Starting this morning at 8 a.m., a new Louisville venture called Gralehaus will begin serving a breakfast and crepe menu that no Waffle House has ever heard of: innovative sausages, inventive grits, insane coffee and, yes, even beer cocktails.
Duck confit crepes for breakfast. Open-faced short rib sandwich for lunch. Sorghum and apple soft serve for dessert. And how about a Professor Fritz Breim 1809 Berliner Weisse to wet your whistle as you whet your appetite?
Gralehaus. If the name sounds somewhat familiar, it’s because it’s from the same people who run Holy Grale. In fact, Gralehaus is on Baxter Avenue immediately behind the Holy Grale on Bardstown Road.
But Gralehaus’s director, Lori Beck, said this is a case of same owners, similar names but a completely different concept.
“It’s not just a continuation of Holy Grale,” she said, “we’ve spent two and a half intense years developing this concept and exploring a whole bunch of new ways of serving coffee, beverages, food and beer.”
Chef Andy Myers describes the Gralehaus menu as “things we enjoyed from our childhood through a Southern lens.”
For example, biscuits and gravy features duck gravy with duck-skin crackles and maple vinegar; sausage and grits is a lamb Merguez crepinette with North African-spiced grits; a handmade garganelle pasta with tiny beef and pork meatballs is the Gralehaus take on Spaghetti-Os.
At 11 a.m., the kitchen adds lunch fare to the menu. Some of the sandwiches Myers mentioned to me are a house-made porchetta (boneless pork roast) on a Blue Dog baguette, and pork sausage on a pretzel roll.
All the garnishes — jam, mayonnaise, mustard and pickles — are homemade.
Myers said the restaurant will also have homemade sodas and fresh-squeezed orange and grapefruit juice, along with some great craft beer.
“We’ll have beer cocktails, like Beer Mimosas and Shandys, using the fresh-squeezed juice,” he said.
This is serious stuff. Beck said the staff went to Intelligentsia, the renowned coffee roasting company in Chicago, to learn the art of roasting coffee and making espresso. They’ll serve both the classic coffee drinks (espresso, macchiata, latte) and more innovative, contemporary versions. And they’ll be the first people to carry Intelligentsia brand coffee, both brewed and whole beans to take home.
They’ll also be retailing sausages, pies and homemade sodas over the counter, along with prepared items to go, like duck confit out of the deli case. The “haus soda” has elements of fennel, grapefruit and ginger — not your basic Mountain Dew.
New York magazine wrote as early as last November that Gralehaus is one of the best bed-and-breakfasts in Louisville. Way premature. While that is the longer-term plan, it won’t be B&B-ready until some time this spring.
When it is, Beck said the three rooms in the house, which she designed, with furniture from Scout, will raise the B&B bar. “It will be the best hospitality and culinary experience we can think of,” she said, with guests dining off the Gralehaus menu or having breakfast and coffee brought to their rooms.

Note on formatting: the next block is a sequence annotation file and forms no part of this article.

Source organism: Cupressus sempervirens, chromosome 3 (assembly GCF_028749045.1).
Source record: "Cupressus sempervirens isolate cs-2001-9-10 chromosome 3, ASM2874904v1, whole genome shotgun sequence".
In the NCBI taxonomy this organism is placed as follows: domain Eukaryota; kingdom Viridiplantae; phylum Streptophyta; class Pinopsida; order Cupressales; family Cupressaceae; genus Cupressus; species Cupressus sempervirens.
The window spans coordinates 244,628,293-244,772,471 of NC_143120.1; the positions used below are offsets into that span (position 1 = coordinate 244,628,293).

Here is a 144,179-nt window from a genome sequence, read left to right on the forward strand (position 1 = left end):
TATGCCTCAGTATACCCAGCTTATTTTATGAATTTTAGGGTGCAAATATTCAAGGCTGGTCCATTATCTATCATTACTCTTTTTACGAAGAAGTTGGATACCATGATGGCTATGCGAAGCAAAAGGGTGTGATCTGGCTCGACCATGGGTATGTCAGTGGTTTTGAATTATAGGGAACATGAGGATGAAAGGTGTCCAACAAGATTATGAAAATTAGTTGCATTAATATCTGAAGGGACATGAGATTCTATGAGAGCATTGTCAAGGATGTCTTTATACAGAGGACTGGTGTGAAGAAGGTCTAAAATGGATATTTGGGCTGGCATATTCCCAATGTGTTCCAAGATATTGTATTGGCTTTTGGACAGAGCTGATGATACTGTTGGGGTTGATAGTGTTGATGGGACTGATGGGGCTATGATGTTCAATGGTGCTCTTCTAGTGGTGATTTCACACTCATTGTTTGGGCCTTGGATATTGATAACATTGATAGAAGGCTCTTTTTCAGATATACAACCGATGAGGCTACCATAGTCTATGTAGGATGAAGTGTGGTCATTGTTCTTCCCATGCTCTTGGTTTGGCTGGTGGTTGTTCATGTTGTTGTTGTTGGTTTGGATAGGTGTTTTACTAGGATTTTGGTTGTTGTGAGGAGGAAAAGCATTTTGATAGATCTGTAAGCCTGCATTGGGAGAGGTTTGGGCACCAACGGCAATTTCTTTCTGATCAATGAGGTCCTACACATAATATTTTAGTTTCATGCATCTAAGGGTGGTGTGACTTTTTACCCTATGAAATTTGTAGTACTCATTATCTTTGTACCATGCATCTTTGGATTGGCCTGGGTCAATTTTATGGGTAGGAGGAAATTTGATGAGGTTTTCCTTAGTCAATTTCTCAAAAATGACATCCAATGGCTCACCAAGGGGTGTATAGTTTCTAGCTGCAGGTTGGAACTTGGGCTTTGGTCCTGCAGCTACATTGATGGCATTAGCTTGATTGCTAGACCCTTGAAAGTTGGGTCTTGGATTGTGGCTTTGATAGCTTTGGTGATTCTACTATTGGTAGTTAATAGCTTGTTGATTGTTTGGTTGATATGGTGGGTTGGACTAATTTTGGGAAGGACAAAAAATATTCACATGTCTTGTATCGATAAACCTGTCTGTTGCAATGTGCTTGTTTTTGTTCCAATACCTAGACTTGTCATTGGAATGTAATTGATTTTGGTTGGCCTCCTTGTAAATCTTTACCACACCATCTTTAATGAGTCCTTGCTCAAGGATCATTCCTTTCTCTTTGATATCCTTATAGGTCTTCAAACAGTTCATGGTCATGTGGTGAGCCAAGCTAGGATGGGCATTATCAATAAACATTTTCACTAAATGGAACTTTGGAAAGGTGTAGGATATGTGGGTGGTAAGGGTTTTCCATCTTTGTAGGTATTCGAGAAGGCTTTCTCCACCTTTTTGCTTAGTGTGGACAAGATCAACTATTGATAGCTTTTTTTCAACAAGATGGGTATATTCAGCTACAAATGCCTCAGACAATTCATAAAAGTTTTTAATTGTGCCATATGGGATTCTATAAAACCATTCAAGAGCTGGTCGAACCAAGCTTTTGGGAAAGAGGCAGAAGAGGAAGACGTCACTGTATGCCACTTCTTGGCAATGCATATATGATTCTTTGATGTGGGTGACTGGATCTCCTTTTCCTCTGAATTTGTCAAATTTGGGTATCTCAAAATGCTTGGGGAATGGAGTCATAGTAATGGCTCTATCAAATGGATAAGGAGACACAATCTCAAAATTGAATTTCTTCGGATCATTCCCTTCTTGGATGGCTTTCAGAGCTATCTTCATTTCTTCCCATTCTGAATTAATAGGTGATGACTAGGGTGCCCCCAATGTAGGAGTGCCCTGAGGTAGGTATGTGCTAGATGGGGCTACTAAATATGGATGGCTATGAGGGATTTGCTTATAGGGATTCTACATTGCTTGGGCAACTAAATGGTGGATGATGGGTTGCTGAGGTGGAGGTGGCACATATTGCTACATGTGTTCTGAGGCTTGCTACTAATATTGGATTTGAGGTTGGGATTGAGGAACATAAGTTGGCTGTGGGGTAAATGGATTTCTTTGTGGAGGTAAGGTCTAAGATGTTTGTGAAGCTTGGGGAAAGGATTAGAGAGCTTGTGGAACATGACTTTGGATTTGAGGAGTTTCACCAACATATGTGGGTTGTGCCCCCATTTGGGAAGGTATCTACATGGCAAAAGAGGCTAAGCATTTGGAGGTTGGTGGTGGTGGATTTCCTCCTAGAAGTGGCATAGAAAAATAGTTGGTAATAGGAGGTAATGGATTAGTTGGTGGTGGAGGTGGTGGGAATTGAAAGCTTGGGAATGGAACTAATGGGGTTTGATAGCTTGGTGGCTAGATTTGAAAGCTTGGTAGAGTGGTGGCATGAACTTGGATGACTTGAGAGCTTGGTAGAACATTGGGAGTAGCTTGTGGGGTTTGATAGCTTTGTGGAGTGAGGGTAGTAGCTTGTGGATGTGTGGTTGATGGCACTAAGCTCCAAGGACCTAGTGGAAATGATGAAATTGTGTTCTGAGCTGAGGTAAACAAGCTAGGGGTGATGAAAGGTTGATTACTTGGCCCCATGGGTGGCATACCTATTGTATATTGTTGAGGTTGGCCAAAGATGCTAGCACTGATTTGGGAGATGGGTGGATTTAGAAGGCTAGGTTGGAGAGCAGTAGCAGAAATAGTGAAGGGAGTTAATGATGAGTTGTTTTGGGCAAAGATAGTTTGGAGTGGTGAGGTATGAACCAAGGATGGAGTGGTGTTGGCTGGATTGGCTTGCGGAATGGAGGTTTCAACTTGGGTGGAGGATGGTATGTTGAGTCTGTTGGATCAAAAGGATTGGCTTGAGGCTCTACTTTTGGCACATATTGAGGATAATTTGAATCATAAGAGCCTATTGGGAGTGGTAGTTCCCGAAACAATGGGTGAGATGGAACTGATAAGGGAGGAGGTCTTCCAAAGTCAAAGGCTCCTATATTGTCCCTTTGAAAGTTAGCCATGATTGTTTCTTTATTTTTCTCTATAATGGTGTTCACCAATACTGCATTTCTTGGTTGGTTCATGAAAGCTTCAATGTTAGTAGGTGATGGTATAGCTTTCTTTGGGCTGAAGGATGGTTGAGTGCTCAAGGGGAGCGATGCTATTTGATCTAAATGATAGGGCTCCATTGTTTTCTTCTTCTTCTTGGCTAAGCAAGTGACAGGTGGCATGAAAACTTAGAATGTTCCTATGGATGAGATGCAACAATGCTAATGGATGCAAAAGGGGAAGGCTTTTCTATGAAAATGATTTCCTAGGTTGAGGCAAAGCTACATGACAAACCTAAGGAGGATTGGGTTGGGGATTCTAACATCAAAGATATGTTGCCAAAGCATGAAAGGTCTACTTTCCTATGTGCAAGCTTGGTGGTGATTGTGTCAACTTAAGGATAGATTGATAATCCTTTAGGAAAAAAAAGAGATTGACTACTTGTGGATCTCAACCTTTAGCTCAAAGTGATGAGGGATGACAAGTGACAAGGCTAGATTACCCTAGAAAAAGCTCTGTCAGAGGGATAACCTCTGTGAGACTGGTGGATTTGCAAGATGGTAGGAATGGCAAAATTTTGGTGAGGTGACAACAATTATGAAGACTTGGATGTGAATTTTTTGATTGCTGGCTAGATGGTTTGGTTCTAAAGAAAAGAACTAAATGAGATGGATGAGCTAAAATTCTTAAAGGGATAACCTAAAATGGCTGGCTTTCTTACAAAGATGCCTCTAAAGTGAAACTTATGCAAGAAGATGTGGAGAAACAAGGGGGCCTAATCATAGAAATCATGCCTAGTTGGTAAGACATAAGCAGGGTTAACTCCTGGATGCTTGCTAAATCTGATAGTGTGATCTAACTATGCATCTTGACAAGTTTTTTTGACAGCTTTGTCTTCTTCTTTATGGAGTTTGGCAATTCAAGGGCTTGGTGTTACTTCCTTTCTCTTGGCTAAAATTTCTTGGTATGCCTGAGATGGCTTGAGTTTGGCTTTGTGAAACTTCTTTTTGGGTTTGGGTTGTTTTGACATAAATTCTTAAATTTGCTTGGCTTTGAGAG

Why not just add breakfast and lunch to the Holy Grale menu?
Because, Beck emphasized, it’s a completely new and unrelated concept. Yes, they’re complementary businesses in that they both are changing ways of thinking – about beer and food at night, about coffee and crepes earlier in the day. They both honor local foods, artisanal products and an emphasis on process. But this is not just a daytime version of Holy Grale.
“We like to think of this as a neighborhood deli in Italy,” Beck said. “You can stand at the bar and get anything you want – glass of wine, shot of espresso, and a whole assortment of regional charcuterie and cheese to take with you.”
I’ve lived in Chicago, New York and New Jersey, and that’s my sense of an Italian street-corner deli: warm, friendly, great smells, great coffee, great food.
“It’s the same integrity for great food and great experience as Holy Grale,” said Myers. “A tremendous amount of effort and product goes into developing the kind of breakfast-and-lunch operation we’re trying to do. We’re making almost everything we serve in-house. We have a separate kitchen, separate menu, separate staff.”
The Baxter Street building that is home to the restaurant (and the B&B to come) is a roughly 100-year-old private residence. It was bought by Louisville real estate impresario Andy Blieden (who also owns the Holy Grale building, a former church). On the ground floor is this inviting café-restaurant, “about 600 square feet, counter seating and a few tables.”
And in such a tiny space, they’re reinventing breakfast.